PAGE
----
Fonseca directs Carnegie Mellon's renowned Center for Nonlinear Analysis, a center devoted to research and training in applied mathematics at the intersection of mathematics and the physical sciences and engineering. She also is the director of the Partnerships for International Research and Education project, a National Science Foundation-funded multi-institution grant that addresses issues in applied mathematics and mechanics that arise from materials science. These programs support groundbreaking research in applied mathematics, as well as the education and early careers of many young mathematicians. Fonseca is an essential member of the faculty at CMU-Portugal, serving as director of the applied mathematics doctoral program.
"Irene's international reputation has contributed to the successes of the Department of Mathematical Sciences, and the university as a whole," said Fred Gilman, dean of the Mellon College of Science. "For all of her accomplishments, Irene is dedicated to her students, making training the next generation of mathematicians and materials scientists her top priority."
Fonseca has a strong international presence in the mathematics community. She is serving a two-year term as president of the Society for Industrial and Applied Mathematics. Fonseca is the second woman to hold this leadership position. In addition, she sits on many committees and the boards of several major international research centers and universities.
In 1997, she was bestowed knighthood in the Military Order of St. James by the president of Portugal in recognition of her contributions to scientific progress in the European Union.
Manuela M. VelosoManuela Veloso is the Herbert A. Simon Professor of Computer Science and a researcher in artificial intelligence and robotics. She founded and directs the CORAL research group that investigates autonomous robots and software agents that Collaborate, Observe, Reason, Act and Learn to perform planning, execution and learning tasks.
"Manuela Veloso has been a source of energy and inspiration in the fields of artificial intelligence and robotics throughout her career," said Randal E. Bryant, dean of the School of Computer Science. "She has been especially effective at building teams of students and researchers to create systems that address complex, engineering challenges, such as robots that play soccer or that collaborate with humans."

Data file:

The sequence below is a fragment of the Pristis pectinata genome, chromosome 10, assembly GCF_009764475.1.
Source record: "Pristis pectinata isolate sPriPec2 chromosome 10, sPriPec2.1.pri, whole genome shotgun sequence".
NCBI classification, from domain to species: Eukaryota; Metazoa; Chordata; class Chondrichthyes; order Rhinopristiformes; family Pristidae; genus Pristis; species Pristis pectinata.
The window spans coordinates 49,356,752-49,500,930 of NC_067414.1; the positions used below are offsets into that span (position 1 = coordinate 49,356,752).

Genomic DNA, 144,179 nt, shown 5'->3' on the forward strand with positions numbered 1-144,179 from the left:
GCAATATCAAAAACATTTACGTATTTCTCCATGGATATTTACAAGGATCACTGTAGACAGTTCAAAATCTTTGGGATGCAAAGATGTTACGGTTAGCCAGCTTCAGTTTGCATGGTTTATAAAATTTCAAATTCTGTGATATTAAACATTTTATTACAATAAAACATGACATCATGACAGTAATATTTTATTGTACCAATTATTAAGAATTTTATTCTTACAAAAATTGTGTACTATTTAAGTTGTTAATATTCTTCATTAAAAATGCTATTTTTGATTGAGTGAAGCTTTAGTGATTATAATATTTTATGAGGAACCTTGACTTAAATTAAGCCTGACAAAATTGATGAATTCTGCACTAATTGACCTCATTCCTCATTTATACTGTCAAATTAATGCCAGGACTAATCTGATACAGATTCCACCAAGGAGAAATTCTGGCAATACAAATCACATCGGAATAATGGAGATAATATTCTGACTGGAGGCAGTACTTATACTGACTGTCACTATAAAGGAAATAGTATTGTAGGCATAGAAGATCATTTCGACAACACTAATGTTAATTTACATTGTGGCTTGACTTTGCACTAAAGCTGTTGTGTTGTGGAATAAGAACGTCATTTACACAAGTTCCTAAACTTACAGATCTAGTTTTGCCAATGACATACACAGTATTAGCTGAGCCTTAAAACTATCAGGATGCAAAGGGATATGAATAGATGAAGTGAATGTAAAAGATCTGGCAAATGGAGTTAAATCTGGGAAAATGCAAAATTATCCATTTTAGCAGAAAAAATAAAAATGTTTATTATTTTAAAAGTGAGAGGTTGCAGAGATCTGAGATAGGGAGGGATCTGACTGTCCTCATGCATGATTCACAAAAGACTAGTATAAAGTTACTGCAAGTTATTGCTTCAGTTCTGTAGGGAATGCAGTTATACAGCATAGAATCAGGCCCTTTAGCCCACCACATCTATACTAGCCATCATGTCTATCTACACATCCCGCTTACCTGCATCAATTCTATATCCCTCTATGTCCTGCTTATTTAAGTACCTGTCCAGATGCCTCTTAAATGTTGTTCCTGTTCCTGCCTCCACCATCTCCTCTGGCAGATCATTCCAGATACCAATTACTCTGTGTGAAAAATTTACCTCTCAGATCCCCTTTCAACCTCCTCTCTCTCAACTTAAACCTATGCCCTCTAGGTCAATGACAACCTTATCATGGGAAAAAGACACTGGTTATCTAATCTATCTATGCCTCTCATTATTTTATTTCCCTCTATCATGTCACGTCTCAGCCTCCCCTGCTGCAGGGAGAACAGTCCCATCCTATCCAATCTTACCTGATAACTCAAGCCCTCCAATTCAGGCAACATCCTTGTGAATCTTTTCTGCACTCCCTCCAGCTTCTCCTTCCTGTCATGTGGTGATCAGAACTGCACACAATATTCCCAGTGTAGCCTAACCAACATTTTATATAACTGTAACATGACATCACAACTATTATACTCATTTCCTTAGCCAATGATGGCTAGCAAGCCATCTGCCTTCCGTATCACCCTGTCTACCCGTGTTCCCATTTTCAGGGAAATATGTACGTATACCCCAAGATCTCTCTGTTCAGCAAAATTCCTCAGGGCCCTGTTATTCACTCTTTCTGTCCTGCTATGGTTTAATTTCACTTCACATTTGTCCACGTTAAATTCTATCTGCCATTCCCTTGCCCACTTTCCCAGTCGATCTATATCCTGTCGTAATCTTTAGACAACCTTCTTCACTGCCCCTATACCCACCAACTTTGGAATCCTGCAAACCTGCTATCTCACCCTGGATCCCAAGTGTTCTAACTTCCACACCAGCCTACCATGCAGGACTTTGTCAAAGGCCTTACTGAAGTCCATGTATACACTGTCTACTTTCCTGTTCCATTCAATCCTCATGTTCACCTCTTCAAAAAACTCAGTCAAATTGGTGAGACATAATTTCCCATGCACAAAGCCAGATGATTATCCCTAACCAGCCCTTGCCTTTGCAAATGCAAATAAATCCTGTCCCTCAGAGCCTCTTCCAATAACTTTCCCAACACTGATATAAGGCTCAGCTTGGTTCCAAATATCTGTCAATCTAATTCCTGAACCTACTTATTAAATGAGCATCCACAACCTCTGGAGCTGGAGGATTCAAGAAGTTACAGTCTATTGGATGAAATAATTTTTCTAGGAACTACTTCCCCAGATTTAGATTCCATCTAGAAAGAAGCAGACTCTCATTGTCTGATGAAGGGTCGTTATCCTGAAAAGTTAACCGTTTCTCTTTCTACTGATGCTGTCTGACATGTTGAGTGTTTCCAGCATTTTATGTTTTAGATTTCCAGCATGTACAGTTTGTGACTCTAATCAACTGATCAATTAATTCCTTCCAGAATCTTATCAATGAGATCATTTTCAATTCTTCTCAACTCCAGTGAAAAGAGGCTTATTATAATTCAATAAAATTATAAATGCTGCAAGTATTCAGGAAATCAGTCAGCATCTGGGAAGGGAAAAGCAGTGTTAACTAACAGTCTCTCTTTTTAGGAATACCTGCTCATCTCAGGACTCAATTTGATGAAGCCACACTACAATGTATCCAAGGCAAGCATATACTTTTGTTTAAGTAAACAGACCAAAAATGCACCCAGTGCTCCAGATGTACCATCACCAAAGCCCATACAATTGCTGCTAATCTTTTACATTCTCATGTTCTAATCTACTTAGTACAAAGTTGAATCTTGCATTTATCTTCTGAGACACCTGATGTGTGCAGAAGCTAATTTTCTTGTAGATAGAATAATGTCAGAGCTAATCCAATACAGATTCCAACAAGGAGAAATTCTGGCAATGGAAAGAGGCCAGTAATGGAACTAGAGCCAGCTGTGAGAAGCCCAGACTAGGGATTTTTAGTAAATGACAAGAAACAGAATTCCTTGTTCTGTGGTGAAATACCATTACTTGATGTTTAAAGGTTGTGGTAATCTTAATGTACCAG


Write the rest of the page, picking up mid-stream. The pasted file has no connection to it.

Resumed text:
Veloso is internationally recognized for her pioneering work on robot soccer, an important research tool for studying how autonomous agents can work cooperatively in complex, uncertain environments. Since 1997, the robot teams fielded by her and her students have perennially been strong competitors in the championships of the International RoboCup Federation, of which she is a past president.
One of her main research areas in recent years has been what she calls symbiotic autonomy, in which intelligent mobile robots are autonomous and aware of their physical, cognitive and perceptual limitations, and proactively address those shortcomings. Her research team explores this concept with their CoBot mobile service robots. The robots autonomously navigate a multi-floor office building to perform errands as requested by people but, without arms, must proactively ask people for help with handling objects and pushing elevator buttons. They also can access the Internet for information they lack and can learn from that access.
Veloso joined the faculty in 1992 after earning her Ph.D. in computer science at Carnegie Mellon.
The current president of the Association for the Advancement of Artificial Intelligence (AAAI), she has been honored as an Einstein Chair Professor by the Chinese Academy of Sciences and is a fellow of AAAI, IEEE and AAAS. She is a recipient of the Autonomous Agents Research Award from the Association for Computing Machinery's Special Interest Group on Artificial Intelligence, as well as a National Science Foundation Career Award and the university's Allen Newell Medal for Excellence in Research.